Harvest was over. There were things to do, but nothing as hectic as June and July had been.
Most days I had time to take a walk from the house to the Baseline Road (a half mile) then east on the Baseline another half mile and then back to the house. A leisurely two-mile walk. At least, most days it was leisurely.
One afternoon I set out walking and talking to the red-winged blackbird that flew from one perch to another on the phone line and sang to me as we went along. Suddenly I spied movement in the deep barrow ditch [research] on the other side of the road. I stopped. Slowly, a monstrous dark brown bull—there was no doubt that he was a bull—rose from the ditch, swung his head toward me, and stared. I guessed I had interrupted his nap.
“Oh, shit,” I thought. “Should I stand still or run back to the house?” Neither of those options seemed to fit the situation. The only possible shelter was the telephone pole about thirty feet away “Can I get there if he charges?” I wondered. “And how long would I be able to run round and round that pole before he got me?” My blackbird was still singing—easy for him, he wasn’t on the ground.
I took a slow step toward the pole. Then another. His head turned with my movement as I slowly walked toward the pole. Slow steps, listening for a snort, always keeping an eye on the bull but trying not to look him in the eye. No challenges from me. I got to the pole and peeked out from behind it. He had turned around but not moved from his spot in the ditch. So I kept walking from pole to pole and then east on the Baseline Road—my usual route, continuing to keep looking behind me.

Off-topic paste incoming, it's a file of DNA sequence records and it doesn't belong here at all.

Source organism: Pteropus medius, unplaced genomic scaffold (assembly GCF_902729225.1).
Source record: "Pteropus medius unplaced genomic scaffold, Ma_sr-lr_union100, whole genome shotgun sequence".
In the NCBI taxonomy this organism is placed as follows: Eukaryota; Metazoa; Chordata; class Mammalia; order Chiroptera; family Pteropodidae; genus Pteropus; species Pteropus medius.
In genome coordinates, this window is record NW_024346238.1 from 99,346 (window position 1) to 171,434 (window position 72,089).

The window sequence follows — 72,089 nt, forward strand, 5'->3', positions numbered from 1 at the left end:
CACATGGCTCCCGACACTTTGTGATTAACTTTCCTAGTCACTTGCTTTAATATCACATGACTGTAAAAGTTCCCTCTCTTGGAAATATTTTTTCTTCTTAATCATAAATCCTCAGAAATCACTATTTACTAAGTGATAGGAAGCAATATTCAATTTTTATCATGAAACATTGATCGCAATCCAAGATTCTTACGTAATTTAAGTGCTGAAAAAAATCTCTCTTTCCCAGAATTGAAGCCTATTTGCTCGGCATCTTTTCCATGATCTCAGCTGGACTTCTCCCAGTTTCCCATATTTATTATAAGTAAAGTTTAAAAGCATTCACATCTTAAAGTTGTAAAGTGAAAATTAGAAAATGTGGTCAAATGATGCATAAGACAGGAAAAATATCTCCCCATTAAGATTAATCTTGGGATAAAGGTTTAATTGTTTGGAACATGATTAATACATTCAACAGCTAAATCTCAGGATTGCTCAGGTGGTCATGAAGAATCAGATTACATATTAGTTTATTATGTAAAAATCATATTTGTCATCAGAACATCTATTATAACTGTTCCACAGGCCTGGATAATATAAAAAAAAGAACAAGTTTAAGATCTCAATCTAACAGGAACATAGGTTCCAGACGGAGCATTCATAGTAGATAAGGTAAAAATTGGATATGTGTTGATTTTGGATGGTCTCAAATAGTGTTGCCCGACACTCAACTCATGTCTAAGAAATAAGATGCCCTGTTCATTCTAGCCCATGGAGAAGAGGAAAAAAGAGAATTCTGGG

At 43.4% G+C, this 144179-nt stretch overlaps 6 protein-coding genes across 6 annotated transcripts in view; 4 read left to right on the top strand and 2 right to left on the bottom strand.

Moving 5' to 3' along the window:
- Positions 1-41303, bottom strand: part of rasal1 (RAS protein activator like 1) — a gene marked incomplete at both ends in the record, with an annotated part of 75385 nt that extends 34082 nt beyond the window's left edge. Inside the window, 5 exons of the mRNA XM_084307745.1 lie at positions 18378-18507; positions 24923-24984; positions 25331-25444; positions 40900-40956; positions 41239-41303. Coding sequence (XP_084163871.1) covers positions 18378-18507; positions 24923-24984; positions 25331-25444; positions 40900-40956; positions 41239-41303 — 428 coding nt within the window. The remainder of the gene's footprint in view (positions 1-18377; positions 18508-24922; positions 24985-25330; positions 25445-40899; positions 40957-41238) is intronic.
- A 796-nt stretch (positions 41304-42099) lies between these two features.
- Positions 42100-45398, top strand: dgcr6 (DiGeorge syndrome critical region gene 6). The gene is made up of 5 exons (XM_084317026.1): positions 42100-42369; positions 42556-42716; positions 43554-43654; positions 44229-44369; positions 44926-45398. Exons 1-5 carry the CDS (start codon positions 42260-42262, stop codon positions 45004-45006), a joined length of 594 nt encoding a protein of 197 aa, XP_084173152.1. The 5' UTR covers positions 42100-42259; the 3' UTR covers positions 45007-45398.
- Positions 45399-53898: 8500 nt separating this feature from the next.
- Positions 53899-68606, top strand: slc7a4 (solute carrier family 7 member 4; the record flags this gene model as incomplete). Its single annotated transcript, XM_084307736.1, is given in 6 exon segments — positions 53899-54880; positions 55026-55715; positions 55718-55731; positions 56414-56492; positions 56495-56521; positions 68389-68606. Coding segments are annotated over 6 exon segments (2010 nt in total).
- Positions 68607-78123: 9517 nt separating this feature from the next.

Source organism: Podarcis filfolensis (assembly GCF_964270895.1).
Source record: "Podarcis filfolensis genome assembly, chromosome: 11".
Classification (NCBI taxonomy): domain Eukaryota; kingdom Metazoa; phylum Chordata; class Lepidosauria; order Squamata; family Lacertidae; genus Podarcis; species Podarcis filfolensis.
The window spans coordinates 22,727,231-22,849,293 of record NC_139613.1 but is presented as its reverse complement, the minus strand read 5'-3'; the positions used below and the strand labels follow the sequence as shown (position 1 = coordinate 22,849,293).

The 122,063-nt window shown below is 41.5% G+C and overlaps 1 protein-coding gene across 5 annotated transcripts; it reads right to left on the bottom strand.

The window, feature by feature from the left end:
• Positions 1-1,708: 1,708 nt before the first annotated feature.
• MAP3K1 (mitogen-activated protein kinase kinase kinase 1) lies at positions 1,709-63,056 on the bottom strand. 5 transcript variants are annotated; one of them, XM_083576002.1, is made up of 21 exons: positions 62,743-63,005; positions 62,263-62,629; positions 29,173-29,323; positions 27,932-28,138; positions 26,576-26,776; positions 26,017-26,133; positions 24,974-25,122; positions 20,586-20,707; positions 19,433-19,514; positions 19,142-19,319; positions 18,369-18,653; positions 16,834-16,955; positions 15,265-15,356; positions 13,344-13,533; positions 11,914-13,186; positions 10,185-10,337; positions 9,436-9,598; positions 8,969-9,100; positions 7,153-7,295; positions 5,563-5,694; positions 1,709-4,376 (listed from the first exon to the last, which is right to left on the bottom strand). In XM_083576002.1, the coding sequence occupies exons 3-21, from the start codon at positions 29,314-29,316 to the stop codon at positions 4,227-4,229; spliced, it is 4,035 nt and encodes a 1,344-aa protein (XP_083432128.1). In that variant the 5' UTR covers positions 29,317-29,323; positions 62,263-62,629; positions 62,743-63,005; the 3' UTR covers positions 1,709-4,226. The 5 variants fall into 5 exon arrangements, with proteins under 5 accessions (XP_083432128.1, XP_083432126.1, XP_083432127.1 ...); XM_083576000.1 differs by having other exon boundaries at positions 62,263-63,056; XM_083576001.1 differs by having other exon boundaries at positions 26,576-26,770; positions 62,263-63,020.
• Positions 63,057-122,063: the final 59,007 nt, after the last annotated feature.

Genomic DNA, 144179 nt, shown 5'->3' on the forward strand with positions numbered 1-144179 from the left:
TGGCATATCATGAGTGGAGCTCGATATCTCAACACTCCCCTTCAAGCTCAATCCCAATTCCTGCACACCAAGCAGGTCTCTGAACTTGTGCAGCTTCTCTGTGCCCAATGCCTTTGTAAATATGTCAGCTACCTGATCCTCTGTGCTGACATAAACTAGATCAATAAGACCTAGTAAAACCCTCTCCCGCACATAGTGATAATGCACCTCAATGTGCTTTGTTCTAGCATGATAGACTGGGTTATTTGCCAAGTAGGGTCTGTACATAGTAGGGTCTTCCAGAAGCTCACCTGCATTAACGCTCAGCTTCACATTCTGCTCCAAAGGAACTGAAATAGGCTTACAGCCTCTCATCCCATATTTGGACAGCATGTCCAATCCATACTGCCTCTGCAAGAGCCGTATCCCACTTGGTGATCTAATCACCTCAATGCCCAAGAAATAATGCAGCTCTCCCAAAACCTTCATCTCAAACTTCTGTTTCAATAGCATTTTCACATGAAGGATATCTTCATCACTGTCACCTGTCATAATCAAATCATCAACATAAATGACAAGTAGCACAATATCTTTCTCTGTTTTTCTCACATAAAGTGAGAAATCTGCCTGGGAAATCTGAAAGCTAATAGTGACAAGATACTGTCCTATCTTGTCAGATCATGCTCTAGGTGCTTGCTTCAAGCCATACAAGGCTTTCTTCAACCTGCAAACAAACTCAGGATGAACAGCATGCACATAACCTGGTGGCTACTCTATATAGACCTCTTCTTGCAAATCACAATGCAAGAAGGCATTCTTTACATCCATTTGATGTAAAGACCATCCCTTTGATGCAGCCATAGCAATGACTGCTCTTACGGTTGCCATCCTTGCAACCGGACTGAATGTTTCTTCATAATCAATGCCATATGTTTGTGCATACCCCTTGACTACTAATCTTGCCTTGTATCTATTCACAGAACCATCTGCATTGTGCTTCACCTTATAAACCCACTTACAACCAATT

When I came back the bull was gone.
I told Marvin about the encounter. “That’s our neighbor, Parker’s, bull. He’s pretty old.”
“Who,” I Asked. “Parker or the bull?”
He considered this. ”Both, I think.”
A few days later we were in the coffee shop in town and heard that the bull had died. I guess I scared him to death, but I didn’t tell anyone about it for a long, long time.
Dr J’s Comments
True farmwife stories are endless, tireless, and heartwarming. They range from humorous to tragic, but all include history we cannot afford to lose. This one is no exception. This delightful story was sent this morning and it is too sweet not to share.
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